In the Symphobia 2 Instrument below, you can hear the difference between a repeated set of French horn notes with round robin turned on, off, and on again.
The vast majority of our samples was recorded in a concert hall or otherwise large studio environment. This means there is natural reverberation at the end of each note. Normally, when you release a key on your MIDI controller, the sample mapped to that key is stopped, often with a short fade out (the release envelope) and, optionally, with a bit of artificial reverb ringing out after the note.
There is the option to use the original reverberation tail from the recordings. The samples used for this are called release triggers or release trails. When you release a key, these dedicated samples can be triggered seamlessly. The result is not only more realistic sounding but more musical too; the reverberation tail often includes musical information too, such as the dampening of a note or the release click on a harpsichord.
In the Symphobia 3: Lumina instrument below, you can hear the difference between releasing a suspenseful texture with release triggers turned on, then off (short release envelope and no added reverb), then on again.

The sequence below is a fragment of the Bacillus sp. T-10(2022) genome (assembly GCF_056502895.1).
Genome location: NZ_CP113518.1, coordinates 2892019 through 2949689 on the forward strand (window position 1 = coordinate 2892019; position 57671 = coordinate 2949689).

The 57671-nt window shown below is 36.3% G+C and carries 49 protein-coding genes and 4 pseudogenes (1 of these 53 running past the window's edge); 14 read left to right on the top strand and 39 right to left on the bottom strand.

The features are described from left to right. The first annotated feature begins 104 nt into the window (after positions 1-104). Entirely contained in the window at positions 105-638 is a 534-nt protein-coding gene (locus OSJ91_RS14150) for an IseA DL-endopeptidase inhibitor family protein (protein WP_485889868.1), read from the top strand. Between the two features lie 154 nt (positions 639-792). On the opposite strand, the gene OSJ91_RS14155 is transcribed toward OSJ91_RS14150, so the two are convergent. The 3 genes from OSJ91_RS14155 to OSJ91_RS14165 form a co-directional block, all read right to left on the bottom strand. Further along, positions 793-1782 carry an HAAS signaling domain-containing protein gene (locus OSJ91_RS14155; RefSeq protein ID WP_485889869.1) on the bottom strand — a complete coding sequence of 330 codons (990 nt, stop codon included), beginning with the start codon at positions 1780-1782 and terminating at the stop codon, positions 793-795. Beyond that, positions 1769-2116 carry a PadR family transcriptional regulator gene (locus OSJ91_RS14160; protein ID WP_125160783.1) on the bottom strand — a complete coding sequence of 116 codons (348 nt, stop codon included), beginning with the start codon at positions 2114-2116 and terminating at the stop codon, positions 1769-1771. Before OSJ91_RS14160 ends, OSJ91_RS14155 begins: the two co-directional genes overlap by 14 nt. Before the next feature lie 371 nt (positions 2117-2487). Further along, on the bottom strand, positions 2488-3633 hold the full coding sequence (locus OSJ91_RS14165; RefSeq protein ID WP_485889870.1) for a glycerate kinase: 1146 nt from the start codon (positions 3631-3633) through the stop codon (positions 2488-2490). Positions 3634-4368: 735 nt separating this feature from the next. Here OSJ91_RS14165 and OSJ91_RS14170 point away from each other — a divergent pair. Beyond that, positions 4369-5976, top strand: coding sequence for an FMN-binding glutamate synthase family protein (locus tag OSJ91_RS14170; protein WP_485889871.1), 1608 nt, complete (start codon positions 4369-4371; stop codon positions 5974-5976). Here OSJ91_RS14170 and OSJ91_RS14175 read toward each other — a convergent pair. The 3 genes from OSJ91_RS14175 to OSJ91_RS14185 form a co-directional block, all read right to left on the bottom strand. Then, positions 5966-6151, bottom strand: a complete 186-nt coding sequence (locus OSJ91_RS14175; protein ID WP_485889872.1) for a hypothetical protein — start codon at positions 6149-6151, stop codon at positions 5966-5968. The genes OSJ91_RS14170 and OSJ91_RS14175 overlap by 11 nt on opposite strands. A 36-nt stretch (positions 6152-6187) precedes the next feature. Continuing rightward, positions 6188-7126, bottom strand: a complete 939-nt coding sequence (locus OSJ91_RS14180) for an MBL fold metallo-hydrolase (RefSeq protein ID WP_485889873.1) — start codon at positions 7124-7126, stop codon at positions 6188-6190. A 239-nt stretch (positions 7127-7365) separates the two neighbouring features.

There are multiple ways to record controller changes within the course of a song, eg. slowly increasing the reverb level over time, or changing the microphone mix halfway a track.
Each Instrument has a set of predefined automation controls that can be read and written by your DAW. These controls have been selected by the developer. Where to find these so-called smart controls differs slightly per DAW. In the video below, you can see us automate the mic mix control of a Swing More! Instrument in just a few clicks using the DAW Logic Pro X:
Default CC controllers
There are a number of MIDI continuous control (CC) numbers that are used so commonly that they have been assigned by default. These are:
MIDI CC learning
If you desire, you can change these MIDI CC assignments, link to them to other controllers, or add additional ones. This is often called MIDI CC learning. With a few exceptions, you can ‘learn’ each controller visible in the Kontakt Instrument interface by right-clicking (context-clicking) it. A contextual menu will appear, showing you the existing MIDI CC assignment if there is one, and the option to ‘learn’ a new one. If you choose to ‘learn’ a new MIDI CC number, give the MIDI CC you would like to use (eg. a slider on your MIDI controller) a nudge and Kontakt will link it. This is illustrated in the video below.